Last time I published a post, I wrote about recently being diagnosed with fibromyalgia. Before that, I tried to find out what was wrong through the usual method of self-diagnosis: search engines. To tell you the truth, I’m not any happier to be able to put a name to it, especially since there isn’t much known anyway. Now I’m digging through the entire library of the Internet (which is, of course, absolutely huge) to find information. Continue reading
When I first started Life, It’s a Work in Progress, I had all these insane dreams of how things were going to go. For example, I was going to post twice a week, on Tuesdays and Thursdays, without fail. After all, I’d actually like to build a readership and everyone knows you have to post on a regular schedule to do that. Otherwise readers get upset and go elsewhere, right?
In fact, my current site data tells me visitors disappear on the days I don’t post and take a week or two to come back. So, overall, keeping a schedule was a darn good idea. Right? Right. But.
Ah, yes. The well worn, often used, much smudged “but,” followed quickly by “life happens.” Continue reading
Have you ever felt pulled in more than one direction at the same time? Of course you have. You’re eating breakfast, really enjoying that egg and toast, and your four-year-old says, “Mommy, I broke it.” That’s all they have to say before your previously tasty breakfast might as well be day-old grass.
Congratulations. You’ve moved from “woman refueling her system to face a busy day” to “Most High Inquisitor, ferreting out ne’er do wells”.
As a parent, you get to play many parts: peacemaker, disciplinary, live jungle gym…After you’ve been a parent for awhile, switching back and forth across these many faces becomes as easy and natural as breathing. Continue reading
‘The time has come,’ the Walrus said,’ to talk of many things, of shoes and ships and sealing wax, and cabbages and kings…’
Lewis Carroll, The Walrus and the Carpenter
Poetry. The only thing that pulls more emotion from me is music. I love poetry and prose. The type of poetry I enjoy most rhymes. It has a beat to it – a staccato rhythm that beats with my heart, wakes it up and makes it feel. Poetry feeds emotion without the need of music; it’s pure, unadulterated language. Ah, to laugh, to love, to live – is poetry… Continue reading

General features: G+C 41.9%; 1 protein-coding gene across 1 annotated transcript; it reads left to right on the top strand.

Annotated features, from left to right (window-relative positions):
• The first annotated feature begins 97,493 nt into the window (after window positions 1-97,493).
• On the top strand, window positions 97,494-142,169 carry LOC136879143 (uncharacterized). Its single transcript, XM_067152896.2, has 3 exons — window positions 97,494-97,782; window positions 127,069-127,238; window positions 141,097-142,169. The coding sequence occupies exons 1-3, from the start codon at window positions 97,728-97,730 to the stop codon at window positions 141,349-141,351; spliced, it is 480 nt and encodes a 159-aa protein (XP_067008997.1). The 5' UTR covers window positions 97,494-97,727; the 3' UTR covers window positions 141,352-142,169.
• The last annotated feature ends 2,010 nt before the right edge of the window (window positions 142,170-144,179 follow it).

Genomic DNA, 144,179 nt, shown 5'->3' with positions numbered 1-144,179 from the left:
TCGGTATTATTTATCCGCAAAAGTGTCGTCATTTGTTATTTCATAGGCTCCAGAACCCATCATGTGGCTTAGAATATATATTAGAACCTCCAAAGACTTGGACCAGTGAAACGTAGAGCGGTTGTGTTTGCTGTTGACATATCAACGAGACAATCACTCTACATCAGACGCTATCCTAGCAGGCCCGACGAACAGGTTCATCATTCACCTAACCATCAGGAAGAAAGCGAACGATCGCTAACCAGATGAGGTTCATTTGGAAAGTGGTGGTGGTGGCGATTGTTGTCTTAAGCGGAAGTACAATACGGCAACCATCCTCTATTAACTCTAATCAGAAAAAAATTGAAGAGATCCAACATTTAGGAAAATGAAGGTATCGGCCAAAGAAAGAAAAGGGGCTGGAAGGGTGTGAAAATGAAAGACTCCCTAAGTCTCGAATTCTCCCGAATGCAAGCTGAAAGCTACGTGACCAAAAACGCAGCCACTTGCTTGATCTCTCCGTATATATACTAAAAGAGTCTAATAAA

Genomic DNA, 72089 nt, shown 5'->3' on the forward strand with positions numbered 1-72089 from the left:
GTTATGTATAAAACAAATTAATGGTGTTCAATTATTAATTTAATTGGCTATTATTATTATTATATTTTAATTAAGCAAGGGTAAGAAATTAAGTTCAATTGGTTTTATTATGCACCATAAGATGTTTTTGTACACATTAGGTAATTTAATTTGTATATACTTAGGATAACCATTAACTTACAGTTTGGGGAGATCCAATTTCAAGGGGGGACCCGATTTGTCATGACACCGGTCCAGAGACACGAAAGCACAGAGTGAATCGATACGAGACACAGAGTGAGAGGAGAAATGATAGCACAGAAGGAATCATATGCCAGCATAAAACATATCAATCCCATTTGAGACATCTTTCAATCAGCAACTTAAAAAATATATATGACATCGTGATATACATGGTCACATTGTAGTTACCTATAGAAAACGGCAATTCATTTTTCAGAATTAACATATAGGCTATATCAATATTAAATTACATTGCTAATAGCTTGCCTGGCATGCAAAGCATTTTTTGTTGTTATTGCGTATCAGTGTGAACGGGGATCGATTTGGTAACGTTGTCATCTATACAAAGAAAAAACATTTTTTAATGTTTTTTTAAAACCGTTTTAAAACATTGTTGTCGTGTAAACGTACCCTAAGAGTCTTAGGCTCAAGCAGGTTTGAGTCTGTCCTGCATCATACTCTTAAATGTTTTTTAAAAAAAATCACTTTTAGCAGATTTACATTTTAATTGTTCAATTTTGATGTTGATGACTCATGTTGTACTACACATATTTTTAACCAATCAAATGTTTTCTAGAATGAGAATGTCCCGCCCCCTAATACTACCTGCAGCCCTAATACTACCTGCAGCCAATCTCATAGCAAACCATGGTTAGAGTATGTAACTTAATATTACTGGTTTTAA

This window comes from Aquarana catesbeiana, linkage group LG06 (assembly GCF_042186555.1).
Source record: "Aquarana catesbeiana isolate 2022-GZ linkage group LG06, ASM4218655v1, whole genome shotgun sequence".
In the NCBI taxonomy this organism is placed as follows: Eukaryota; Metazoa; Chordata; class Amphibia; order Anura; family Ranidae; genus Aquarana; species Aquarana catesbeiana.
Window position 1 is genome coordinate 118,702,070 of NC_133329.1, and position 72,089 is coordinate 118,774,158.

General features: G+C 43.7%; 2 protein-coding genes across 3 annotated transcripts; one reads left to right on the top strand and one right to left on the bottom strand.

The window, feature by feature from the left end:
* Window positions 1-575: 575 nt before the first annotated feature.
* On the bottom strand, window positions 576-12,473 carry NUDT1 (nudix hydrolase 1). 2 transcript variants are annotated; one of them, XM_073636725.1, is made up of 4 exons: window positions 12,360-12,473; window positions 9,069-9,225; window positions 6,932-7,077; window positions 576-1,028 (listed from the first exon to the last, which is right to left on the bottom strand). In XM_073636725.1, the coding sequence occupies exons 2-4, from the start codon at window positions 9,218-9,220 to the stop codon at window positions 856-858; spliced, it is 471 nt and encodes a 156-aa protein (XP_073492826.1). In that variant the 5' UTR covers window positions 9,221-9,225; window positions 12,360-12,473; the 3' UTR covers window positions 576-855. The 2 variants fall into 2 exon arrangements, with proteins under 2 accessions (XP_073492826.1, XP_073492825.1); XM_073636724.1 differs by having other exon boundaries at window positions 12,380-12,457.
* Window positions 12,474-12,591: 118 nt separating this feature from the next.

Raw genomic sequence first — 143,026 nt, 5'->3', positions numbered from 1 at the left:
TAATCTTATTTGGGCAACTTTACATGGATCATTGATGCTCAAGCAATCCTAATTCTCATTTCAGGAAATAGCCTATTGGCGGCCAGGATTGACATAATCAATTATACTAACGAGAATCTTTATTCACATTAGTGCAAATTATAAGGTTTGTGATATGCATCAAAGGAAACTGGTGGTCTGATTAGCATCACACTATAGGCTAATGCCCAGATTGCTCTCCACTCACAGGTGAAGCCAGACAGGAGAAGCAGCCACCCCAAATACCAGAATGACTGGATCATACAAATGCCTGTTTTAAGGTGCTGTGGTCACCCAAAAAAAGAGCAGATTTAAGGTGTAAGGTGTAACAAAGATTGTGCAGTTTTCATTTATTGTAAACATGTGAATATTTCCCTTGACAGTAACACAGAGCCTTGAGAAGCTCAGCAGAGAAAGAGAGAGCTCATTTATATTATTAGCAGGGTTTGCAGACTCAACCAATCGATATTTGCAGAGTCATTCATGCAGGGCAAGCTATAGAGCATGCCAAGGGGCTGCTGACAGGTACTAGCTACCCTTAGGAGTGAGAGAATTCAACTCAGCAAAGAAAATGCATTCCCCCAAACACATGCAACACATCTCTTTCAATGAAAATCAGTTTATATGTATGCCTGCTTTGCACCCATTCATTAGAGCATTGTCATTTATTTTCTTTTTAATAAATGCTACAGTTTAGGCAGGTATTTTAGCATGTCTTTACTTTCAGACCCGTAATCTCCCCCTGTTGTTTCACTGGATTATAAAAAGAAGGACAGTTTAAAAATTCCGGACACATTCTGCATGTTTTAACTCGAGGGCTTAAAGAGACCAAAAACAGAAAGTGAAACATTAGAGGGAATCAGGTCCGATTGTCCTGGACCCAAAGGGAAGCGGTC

It’s only been over the past few years that I started seeing my parents as people – mostly out of self-defense, I think. I’m a 35-year-old daughter, living at home with my parents and trying to raise three kids. I’ve had to learn to bite my tongue where my parents and I disagree. In the process, I’ve also had to learn that… wow… my parents are people, too.
They have their own set of insecurities and fears, their own strengths and weaknesses. It’s amazing, really, that I never noticed these things before.
I talk about my dad a lot. I mean, anyone who walks into our house automatically knows who rules the roost. He is the ultimate king of the castle, without a doubt. I’ve looked up to my dad for years. He’s been my teacher through much of life’s difficulties; I’ve learned a lot from him, both good and bad. I think it’s natural, then, that when I started seeing my parents as people, my dad was the first one I learned more about.
Lately, however, I’ve been much more interested in my mother. We never talked much when I was younger, so learning about my mom has been a surprising experience. Looking into the past and “meeting” the person she is now, I’m realizing that much of what I learned about being a mom and a wife has come from her. I’m a lot more like my mother than I’ve ever admitted… and I’m okay with that. Continue reading
I’m nesting. There’s no other word for it. For years, I’ve swallowed my OCD (obsessive-compulsive disorder) tendencies in order to get along with my children (otherwise, I’d spend all day yelling at them for things being out of place). Now, I crave order. A place for everything and everything in its place.
I crave the smells of a clean home. I crave the ability to spend time with my children. For the first time in my adult life, I fight with trying not to throw work into the wind and play with the kids.
I love them, you see. They’re so very important to me, and I’m watching them grow from the sidelines. I want to spend my days nurturing, raising and teaching them. How frustrating. My life – the dreary, always busy, always working life that has been my comfort zone for so long – is changing, and I want to embrace those changes fully. – And I can’t. Continue reading
I don’t talk much about my 15-year-old, D. Most of his story is his to tell. Yet, out of all the miracles that God has performed in my life, he’s one of the biggest.
When he was five, D went to spend the weekend with his dad and didn’t come back home. To make a very long story short, I didn’t see him again for 9 years. I worried about him – not knowing how he was doing, not knowing what he was going through, hoping that everything was all right and that he was living a good life. Continue reading